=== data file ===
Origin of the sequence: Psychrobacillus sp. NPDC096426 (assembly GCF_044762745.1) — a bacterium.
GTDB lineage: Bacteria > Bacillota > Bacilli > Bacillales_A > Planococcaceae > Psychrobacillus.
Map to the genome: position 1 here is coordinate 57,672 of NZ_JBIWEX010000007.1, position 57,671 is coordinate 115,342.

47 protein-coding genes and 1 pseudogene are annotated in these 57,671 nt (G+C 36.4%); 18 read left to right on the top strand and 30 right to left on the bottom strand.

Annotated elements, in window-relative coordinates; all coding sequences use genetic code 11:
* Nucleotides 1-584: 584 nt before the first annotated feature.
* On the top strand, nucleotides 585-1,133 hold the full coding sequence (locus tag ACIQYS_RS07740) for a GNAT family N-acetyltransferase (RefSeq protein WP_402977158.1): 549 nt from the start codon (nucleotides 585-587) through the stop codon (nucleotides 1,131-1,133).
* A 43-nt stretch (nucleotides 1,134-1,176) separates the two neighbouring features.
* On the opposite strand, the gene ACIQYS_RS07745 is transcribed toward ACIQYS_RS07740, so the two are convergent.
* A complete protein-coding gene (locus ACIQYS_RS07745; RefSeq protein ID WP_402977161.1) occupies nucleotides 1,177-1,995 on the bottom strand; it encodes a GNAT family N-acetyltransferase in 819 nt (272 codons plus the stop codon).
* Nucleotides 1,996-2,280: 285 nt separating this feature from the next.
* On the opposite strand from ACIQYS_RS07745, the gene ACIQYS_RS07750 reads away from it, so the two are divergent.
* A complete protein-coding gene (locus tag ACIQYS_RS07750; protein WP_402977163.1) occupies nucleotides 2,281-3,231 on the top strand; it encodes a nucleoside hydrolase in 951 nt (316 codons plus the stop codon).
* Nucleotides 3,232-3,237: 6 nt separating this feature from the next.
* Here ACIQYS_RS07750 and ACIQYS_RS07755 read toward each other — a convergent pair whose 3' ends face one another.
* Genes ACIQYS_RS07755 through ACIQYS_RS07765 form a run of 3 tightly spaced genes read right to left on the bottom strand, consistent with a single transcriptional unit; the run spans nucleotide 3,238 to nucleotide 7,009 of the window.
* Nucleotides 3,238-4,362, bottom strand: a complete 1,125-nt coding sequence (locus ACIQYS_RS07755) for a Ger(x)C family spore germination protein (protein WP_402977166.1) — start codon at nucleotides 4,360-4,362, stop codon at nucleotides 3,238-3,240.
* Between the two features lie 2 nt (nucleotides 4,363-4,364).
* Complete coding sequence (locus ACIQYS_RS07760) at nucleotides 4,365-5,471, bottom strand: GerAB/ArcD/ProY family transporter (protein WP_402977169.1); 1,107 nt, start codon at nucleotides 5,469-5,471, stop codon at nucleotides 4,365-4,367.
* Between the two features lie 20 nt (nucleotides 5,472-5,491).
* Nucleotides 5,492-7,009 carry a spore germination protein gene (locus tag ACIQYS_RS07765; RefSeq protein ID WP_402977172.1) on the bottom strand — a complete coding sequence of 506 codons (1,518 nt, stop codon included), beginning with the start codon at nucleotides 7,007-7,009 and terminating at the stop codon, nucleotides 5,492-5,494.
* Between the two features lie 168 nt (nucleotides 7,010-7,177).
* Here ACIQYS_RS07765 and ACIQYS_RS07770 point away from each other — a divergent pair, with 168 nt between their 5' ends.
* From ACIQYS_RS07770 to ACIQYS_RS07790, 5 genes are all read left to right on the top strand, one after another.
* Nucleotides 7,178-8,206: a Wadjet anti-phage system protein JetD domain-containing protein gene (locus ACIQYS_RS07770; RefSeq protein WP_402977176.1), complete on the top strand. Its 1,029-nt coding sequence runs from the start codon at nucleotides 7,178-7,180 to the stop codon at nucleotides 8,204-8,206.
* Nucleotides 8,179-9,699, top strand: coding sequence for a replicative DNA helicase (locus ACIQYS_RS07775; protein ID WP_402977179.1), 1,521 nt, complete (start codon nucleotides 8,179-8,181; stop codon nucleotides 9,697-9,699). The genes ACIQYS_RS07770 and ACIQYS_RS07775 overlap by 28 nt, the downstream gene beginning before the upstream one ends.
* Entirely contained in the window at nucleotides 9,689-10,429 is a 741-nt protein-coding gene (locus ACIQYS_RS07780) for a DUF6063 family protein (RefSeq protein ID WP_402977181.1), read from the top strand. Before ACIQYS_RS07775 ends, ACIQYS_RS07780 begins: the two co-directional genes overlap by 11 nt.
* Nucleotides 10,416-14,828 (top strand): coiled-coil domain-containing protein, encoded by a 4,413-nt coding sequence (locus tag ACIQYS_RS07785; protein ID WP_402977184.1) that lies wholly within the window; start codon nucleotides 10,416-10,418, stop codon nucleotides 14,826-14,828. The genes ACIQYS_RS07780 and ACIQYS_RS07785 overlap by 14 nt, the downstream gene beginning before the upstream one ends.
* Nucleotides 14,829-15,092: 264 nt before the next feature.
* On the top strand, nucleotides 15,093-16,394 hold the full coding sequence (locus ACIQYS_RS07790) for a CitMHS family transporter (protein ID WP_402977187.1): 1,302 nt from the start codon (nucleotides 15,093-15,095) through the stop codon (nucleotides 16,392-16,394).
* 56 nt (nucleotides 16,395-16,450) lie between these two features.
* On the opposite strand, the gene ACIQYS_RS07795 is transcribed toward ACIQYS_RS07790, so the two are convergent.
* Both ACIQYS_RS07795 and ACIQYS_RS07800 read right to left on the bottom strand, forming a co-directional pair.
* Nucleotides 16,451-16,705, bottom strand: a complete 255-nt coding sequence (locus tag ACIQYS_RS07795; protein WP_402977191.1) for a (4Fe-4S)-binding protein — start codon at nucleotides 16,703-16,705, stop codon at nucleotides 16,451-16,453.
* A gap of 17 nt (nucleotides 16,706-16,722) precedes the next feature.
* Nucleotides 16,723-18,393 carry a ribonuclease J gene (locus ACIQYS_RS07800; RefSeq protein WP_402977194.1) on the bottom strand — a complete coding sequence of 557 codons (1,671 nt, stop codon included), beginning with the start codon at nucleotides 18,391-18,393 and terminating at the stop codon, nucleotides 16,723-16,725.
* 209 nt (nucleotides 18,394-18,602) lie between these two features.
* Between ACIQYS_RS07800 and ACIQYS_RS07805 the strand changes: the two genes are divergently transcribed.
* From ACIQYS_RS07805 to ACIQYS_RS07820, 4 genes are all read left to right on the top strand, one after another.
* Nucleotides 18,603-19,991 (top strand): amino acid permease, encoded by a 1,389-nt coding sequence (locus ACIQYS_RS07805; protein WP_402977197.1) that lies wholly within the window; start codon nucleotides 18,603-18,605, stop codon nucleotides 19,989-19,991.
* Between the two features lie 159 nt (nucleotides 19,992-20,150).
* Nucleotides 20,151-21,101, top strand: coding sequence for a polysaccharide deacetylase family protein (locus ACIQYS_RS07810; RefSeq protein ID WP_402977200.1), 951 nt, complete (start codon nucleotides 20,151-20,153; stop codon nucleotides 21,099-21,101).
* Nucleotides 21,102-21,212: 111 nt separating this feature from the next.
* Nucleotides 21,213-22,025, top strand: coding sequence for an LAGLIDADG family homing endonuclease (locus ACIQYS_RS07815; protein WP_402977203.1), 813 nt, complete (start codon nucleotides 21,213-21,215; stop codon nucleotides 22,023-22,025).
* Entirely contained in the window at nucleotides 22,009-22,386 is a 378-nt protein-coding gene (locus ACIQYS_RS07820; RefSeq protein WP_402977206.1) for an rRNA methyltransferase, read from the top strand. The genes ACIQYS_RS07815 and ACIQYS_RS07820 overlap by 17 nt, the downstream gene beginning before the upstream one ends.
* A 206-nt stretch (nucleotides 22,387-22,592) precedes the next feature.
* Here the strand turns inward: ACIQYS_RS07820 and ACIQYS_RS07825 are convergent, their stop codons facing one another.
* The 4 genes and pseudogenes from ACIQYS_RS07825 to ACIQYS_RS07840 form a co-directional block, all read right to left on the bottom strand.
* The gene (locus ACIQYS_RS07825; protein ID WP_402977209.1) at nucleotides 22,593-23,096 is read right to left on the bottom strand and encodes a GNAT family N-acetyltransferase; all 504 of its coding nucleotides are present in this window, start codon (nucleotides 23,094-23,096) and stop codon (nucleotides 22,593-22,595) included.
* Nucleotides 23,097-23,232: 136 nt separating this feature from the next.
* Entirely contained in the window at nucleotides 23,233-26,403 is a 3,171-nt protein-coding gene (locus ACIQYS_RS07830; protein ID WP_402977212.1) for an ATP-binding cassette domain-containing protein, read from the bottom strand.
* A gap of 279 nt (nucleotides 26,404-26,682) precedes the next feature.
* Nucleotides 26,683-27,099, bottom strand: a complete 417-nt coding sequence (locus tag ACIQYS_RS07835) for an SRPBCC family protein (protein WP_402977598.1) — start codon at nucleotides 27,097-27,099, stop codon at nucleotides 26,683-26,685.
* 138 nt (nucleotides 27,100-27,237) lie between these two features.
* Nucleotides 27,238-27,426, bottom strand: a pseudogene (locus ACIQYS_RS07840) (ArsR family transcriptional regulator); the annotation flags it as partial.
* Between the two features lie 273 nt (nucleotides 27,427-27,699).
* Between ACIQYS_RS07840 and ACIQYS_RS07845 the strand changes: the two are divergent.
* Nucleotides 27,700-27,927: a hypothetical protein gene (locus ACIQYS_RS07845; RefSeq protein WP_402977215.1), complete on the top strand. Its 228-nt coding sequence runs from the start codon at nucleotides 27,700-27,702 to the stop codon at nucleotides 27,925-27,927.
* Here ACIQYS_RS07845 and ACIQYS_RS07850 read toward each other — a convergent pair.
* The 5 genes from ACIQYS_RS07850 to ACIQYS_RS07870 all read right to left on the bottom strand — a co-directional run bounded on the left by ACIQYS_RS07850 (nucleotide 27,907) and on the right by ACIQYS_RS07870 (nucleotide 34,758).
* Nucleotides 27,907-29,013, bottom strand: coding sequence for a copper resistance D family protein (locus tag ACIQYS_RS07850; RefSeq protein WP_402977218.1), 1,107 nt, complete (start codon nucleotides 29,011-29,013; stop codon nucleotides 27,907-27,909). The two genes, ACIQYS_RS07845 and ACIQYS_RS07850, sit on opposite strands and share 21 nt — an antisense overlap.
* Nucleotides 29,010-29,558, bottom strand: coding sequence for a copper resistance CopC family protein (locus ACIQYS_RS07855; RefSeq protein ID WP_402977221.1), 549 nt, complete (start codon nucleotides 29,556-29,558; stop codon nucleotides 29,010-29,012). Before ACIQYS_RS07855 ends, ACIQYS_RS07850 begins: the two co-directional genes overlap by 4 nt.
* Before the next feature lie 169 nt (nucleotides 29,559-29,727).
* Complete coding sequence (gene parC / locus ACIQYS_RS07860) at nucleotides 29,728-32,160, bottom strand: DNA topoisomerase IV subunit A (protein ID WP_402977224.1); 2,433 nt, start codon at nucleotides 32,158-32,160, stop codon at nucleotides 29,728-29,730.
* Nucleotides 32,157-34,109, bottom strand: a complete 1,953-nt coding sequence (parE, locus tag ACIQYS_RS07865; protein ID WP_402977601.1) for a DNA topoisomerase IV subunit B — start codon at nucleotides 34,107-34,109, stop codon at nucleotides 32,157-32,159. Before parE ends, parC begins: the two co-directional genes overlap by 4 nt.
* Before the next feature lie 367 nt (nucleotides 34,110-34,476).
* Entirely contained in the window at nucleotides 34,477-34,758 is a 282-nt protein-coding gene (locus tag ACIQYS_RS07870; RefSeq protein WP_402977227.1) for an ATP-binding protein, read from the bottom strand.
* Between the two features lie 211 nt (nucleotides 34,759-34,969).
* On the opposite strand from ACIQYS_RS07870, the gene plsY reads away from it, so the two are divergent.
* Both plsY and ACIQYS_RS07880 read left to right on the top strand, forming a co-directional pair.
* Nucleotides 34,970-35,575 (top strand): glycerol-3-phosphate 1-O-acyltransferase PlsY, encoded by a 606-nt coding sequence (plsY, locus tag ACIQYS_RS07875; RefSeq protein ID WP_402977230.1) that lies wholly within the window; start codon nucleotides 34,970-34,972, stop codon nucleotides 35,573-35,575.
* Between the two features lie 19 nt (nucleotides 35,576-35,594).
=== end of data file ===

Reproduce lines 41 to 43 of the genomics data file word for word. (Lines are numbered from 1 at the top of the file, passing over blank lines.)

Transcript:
* Between the two features lie 159 nt (nucleotides 19,992-20,150).
* Nucleotides 20,151-21,101, top strand: coding sequence for a polysaccharide deacetylase family protein (locus ACIQYS_RS07810; RefSeq protein ID WP_402977200.1), 951 nt, complete (start codon nucleotides 20,151-20,153; stop codon nucleotides 21,099-21,101).
* Nucleotides 21,102-21,212: 111 nt separating this feature from the next.